Fine tuning and consciousness

0. Introduction

The fine-tuning argument begins with the observation of fine-tuning, which is the phenomena that if the values of the parameters in fundamental physics were varied by even a tiny amount, the universe would be inhospitable. As Craig puts it:

“If the gravitational constant had been out of tune by just one of these infinitesimally small increments, the universe would either have expanded and thinned out so rapidly that no stars could form and life couldn’t exist, or it would have collapsed back on itself with the same result: no stars, no planets, no life.”

This couldn’t merely be a product of chance, as the chances are so remote. Neither could it be a matter of necessity, as it seems paradigmatically contingent. Thus, it must be the result of design; it must be the product of some intentional process by the designer of the universe.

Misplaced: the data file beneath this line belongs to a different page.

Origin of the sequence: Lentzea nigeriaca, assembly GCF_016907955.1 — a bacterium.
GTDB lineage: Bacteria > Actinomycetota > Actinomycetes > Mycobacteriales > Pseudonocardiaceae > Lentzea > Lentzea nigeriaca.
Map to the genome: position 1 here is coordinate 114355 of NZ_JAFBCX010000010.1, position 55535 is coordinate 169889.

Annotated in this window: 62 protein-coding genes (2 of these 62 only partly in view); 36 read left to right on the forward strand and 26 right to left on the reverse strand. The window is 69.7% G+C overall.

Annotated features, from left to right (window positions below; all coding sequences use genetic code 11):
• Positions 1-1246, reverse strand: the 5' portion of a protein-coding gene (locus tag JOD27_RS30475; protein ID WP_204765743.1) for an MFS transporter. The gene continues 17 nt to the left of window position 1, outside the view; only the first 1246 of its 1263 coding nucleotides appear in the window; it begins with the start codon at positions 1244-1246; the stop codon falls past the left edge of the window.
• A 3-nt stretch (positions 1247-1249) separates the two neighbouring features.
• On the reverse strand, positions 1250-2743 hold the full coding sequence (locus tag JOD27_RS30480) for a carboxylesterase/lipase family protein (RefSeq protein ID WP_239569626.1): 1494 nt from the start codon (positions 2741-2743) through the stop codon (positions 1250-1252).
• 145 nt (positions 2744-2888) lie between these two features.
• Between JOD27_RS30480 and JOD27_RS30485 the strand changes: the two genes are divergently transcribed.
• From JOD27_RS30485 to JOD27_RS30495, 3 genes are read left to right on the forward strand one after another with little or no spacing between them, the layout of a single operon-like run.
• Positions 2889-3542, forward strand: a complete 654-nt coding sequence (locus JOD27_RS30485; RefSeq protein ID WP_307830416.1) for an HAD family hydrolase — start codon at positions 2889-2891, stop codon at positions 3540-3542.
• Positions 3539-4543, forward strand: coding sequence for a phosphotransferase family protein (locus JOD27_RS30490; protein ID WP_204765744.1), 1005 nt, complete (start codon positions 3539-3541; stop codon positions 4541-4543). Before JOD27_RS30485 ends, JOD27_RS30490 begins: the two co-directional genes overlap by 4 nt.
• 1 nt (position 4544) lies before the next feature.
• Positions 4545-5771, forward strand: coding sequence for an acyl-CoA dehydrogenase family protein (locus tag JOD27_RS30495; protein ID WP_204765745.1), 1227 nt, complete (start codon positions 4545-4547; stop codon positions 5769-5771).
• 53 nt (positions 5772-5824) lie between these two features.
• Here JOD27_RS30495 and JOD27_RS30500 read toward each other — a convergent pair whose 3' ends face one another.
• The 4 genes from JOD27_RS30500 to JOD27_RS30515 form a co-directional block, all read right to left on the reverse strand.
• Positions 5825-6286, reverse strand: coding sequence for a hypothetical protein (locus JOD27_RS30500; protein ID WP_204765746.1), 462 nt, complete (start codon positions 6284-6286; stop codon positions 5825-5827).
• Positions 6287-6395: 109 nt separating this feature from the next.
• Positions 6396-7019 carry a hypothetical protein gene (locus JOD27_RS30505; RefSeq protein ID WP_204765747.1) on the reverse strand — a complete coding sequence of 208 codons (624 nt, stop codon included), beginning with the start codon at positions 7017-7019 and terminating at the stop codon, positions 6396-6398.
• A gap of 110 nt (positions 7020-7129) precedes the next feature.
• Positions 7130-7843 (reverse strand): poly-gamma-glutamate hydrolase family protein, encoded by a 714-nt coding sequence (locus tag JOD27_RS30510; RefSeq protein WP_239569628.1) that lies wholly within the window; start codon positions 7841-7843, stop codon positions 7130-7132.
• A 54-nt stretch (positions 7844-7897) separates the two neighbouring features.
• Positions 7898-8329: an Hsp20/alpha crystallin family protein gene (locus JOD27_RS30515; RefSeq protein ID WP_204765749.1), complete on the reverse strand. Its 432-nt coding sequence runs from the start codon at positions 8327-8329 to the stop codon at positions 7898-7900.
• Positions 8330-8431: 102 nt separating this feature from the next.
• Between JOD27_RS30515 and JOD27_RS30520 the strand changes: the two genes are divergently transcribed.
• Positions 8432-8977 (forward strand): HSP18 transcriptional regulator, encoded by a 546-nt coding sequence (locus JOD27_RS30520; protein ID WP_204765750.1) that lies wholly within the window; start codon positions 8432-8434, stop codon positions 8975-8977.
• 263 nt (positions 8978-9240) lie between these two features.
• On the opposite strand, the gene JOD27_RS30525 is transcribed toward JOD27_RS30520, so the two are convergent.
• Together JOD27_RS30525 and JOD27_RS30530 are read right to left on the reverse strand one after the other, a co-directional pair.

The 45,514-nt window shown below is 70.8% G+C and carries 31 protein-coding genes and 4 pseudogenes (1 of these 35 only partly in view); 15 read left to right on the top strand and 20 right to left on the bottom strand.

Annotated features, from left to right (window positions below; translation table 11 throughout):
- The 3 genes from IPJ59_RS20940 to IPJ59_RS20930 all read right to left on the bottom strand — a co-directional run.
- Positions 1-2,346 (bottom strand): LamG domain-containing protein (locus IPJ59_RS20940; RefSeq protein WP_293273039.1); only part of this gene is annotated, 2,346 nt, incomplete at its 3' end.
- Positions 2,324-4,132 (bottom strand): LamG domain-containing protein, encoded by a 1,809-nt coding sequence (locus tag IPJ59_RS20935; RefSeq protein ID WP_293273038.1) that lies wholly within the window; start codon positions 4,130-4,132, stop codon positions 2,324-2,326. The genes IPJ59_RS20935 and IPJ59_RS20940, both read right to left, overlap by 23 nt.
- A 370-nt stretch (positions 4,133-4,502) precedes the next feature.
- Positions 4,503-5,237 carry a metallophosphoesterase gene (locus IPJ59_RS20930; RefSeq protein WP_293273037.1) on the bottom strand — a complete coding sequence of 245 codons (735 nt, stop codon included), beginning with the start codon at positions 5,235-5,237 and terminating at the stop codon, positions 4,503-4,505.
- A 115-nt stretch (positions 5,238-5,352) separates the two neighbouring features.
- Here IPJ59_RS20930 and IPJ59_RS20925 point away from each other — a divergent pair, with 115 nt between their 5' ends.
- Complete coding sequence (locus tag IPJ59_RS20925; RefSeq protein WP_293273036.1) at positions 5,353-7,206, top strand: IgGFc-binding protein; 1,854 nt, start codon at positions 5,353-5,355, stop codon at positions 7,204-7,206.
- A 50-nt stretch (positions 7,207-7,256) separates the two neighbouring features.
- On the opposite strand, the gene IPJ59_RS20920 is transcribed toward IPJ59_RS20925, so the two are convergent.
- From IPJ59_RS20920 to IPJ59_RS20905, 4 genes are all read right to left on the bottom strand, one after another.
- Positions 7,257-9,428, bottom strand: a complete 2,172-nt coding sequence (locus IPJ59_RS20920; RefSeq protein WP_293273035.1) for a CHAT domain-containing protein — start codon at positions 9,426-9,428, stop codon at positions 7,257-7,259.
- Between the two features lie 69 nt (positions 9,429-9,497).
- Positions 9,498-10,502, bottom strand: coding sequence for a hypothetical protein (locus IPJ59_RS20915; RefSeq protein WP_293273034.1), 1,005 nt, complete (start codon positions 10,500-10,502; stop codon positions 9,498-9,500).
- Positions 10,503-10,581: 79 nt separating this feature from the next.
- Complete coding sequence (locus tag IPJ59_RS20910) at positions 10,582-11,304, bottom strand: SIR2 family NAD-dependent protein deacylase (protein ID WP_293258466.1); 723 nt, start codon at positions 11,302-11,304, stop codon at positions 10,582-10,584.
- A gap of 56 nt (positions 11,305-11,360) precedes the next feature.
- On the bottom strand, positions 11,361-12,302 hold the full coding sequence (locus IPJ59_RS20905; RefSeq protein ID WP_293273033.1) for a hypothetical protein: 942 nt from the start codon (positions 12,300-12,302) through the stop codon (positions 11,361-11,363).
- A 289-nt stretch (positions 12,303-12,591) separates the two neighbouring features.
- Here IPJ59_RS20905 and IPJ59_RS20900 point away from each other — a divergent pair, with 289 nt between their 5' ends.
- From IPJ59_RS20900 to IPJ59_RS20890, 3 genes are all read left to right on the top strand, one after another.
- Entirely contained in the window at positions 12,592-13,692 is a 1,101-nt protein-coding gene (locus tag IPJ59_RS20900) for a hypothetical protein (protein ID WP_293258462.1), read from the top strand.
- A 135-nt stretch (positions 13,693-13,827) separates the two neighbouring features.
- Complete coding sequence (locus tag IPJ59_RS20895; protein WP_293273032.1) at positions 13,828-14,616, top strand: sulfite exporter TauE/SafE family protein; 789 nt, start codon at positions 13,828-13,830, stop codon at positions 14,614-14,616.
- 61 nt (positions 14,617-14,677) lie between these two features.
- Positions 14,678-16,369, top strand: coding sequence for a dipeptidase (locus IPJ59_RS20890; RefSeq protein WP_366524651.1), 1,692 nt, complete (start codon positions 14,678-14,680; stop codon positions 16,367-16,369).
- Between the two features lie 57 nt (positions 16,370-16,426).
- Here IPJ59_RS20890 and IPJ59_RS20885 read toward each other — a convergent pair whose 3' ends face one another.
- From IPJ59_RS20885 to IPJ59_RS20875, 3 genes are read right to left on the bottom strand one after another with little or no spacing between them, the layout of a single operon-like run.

Here I want to point out a move that is made in a certain part of the argument, and a concession that it tacitly requires which rules out the conclusion.

  1. Minds and brains

It seems pretty certain that if one varied the values of some of the fundamental physical parameters, the result would be a universe that was inhospitable to complex physical objects, like our bodies. Let’s set aside the question of whether ‘life’ with radically different types of bodies could exist in these weird circumstances. Let’s assume that the answer to this is also: no. Let’s just grant for the sake of the argument that the only situations in which they could occur is in situations very similar to this one.